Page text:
Out of the Past, Out of the Vestpocket

Written by Our Town on . Posted in Arts Our Town, Arts Our Town Downtown, Arts West Side Spirit

Revivals of Crothers and Kelly in Going back and forth Rachel Crothers and George Kelly were two of the 20th century’s most important American playwrights; today, however, their work exists in a state of semi-obscurity, semi-rediscovery.  This month the Metropolitan Playhouse brings back Crothers’s 1910 A Man’s World, while the Mint Theater gives us Kelly’s 1931 [&hellip
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Bitch-Slapstick

Written by Armond White on . Posted in Arts Our Town, Arts Our Town Downtown, Arts West Side Spirit

Nichole Holofcener’s latest humane insight in Enough Said Most independent filmmakers demonstrate a desire for attention and recognition more than to express sincere or original feelings. Because so many of them come from the same class of hustlers and achievers and go through conventional production procedures (conveniently known as Sundance), their films look alike, reflecting [&hellip
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Take the Grand Tour

Written by Our Town on . Posted in Arts Our Town, Arts Our Town Downtown, Arts West Side Spirit

Thrilling to the Met’s merge of painting and music By pairing Pachelbel’s Canon in D with images of men and women struggling up a foggy mountainside in The Mystery of Kaspar Hauser, Werner Herzog created an unforgettable portrait of the eternity of human suffering.  Its effectiveness drew from the interplay between music and image: the [&hellip
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Mission to Nowhere

Written by Armond White on . Posted in Arts Our Town, Arts Our Town Downtown, Arts West Side Spirit

Cuaron’s juvenile sci-fi lacks gravitas The opalescent object Planet Earth that opens Alfonso Cuaron’s Gravity belongs to Kubrick’s 2001. It’s a shorthand image–evoking intellectual contemplation and wonder that Cuaron doesn’t earn. Cuaron borrows it without (pardon the expression) gravitas. The phenomenon of creation dresses up a tale of survival written by Cuaron with his brother, [&hellip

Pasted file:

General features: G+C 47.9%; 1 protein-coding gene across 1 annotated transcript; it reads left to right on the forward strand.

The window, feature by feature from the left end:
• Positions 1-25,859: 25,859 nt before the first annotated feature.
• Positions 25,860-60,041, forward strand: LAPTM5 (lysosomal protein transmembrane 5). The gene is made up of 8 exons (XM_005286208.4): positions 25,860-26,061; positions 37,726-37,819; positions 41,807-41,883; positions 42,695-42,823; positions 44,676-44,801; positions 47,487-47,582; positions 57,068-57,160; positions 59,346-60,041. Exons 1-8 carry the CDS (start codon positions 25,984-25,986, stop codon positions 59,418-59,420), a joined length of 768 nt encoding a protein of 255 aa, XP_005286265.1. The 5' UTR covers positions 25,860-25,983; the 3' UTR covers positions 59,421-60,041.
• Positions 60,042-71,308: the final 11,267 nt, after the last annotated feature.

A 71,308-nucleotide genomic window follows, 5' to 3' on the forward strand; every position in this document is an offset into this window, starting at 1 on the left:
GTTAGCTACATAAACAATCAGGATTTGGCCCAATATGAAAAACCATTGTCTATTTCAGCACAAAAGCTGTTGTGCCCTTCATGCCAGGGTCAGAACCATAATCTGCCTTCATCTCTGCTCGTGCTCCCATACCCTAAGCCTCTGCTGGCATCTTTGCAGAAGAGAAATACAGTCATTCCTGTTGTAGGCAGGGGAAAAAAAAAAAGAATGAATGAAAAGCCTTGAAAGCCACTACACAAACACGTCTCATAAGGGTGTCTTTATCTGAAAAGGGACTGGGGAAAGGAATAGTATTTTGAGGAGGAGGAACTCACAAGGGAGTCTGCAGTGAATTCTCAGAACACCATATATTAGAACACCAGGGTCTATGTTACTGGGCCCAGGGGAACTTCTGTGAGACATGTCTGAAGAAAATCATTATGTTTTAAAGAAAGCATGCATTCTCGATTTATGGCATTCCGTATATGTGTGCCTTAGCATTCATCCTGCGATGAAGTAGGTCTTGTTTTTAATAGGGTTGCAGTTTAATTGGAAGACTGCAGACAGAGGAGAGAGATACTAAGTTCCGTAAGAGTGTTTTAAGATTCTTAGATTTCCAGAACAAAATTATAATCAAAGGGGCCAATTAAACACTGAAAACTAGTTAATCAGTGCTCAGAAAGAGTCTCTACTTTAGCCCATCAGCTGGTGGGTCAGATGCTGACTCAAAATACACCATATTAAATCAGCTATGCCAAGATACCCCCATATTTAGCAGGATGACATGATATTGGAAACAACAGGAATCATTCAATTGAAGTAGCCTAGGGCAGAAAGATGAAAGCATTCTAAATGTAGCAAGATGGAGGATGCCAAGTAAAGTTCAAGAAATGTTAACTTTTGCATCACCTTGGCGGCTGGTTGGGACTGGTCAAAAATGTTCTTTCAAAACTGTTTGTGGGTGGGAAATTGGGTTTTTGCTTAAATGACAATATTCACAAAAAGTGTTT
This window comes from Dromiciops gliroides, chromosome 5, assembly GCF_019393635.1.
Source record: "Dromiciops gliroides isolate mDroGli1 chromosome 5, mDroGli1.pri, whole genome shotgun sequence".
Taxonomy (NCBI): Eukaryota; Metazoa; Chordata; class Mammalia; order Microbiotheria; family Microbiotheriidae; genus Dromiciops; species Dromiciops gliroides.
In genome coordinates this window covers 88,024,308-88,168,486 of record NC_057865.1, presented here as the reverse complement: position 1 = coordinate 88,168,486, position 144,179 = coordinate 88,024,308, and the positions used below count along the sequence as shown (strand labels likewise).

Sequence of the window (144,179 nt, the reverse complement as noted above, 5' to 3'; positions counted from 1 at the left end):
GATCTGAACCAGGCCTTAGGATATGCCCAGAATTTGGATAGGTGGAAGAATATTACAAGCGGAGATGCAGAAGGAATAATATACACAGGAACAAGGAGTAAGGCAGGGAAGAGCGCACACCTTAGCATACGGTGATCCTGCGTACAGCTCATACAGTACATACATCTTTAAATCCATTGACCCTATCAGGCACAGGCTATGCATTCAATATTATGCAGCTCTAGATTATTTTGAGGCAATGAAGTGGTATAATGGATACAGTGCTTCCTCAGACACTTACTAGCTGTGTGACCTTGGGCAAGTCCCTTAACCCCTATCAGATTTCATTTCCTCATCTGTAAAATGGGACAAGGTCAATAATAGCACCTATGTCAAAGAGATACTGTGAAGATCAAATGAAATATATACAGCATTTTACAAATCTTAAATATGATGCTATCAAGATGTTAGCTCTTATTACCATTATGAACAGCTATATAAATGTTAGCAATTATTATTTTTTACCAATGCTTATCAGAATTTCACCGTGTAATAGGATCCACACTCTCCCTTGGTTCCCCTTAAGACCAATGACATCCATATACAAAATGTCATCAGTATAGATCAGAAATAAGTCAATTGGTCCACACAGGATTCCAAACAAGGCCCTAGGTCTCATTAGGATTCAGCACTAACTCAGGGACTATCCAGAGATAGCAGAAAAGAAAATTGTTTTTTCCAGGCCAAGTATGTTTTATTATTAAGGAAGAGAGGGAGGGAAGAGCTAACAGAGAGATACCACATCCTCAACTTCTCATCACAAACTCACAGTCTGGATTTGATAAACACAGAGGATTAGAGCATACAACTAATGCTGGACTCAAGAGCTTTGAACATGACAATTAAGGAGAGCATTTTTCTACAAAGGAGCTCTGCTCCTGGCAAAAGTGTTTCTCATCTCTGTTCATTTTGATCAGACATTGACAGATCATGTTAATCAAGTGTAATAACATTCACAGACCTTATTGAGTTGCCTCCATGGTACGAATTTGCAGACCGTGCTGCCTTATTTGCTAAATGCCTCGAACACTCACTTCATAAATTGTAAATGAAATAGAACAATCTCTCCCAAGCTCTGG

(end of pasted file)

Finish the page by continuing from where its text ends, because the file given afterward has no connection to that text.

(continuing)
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The Spoiled Brats of Ganja and Hess

Written by Armond White on . Posted in Arts Our Town, Arts Our Town Downtown, Arts West Side Spirit

Rebooting the Black stoner comedy in Newlyweeds Harvey Weinstein may call 2013 “a great moment” for “great black filmmakers” just because he happens to be releasing three high-profile films with Black subjects, but the first real sign of new life and energy in movies about Black Americans is the low-budget Newlyweeds, written and directed by [&hellip
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Only Engage

Written by admin on . Posted in Arts Our Town, Arts Our Town Downtown, Arts West Side Spirit

Soto-Diaz and Bisbing shows stay connected and personal These days we’re nothing if not connected. And so is our art; one of the most salient features of contemporary art is the drive for inclusiveness—for the dismantling of the last barriers between art object and viewer, using new technologies, novel mixtures of media, and site-specific installations.    [&hellip
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A Thriller-in-Transition

Written by Armond White on . Posted in Arts Our Town, Arts Our Town Downtown, Arts West Side Spirit

Villeneuve’s Prisoners vs. Alvarez’ C.O.G. Keller Dover is a modern man possessed of Biblical rage when his six-year-old daughter and a neighbor’s child are kidnapped in Denis Villeneuve’s Prisoners. Dover (played by Hugh Jackman) is also a Pennsylvanian who loves to hunt, craft and is caught up in the difficulty of providing for a family [&hellip
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Serenading the Little Sparrow

Written by Valerie Gladstone on . Posted in Arts Our Town, Arts Our Town Downtown, Arts West Side Spirit

Tribute to Edith Piaf on the 50th anniversary of her death  Few singers have won so many the hearts as French songstress, Edith Piaf. Known as “The Little Sparrow” because of her diminutive stature and nervous energy, she became a universal symbol of love, loss and sorrow from the 1940s until her death in 1963 [&hellip
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Natural Born Killers

Written by Armond White on . Posted in Arts Our Town, Arts Our Town Downtown, Arts West Side Spirit

Blue Caprice sentimentalizes tragic history In the low-light neo-noir visual scheme of Blue Caprice, dark-skinned actor Isaiah Washington is automatically a silhouette, an emblematic obscure object of both dread and desire. Washington portrays John Muhammad, the elder member of the two-man team responsible for the Beltway sniper killings over three weeks in 2002. French director [&hellip
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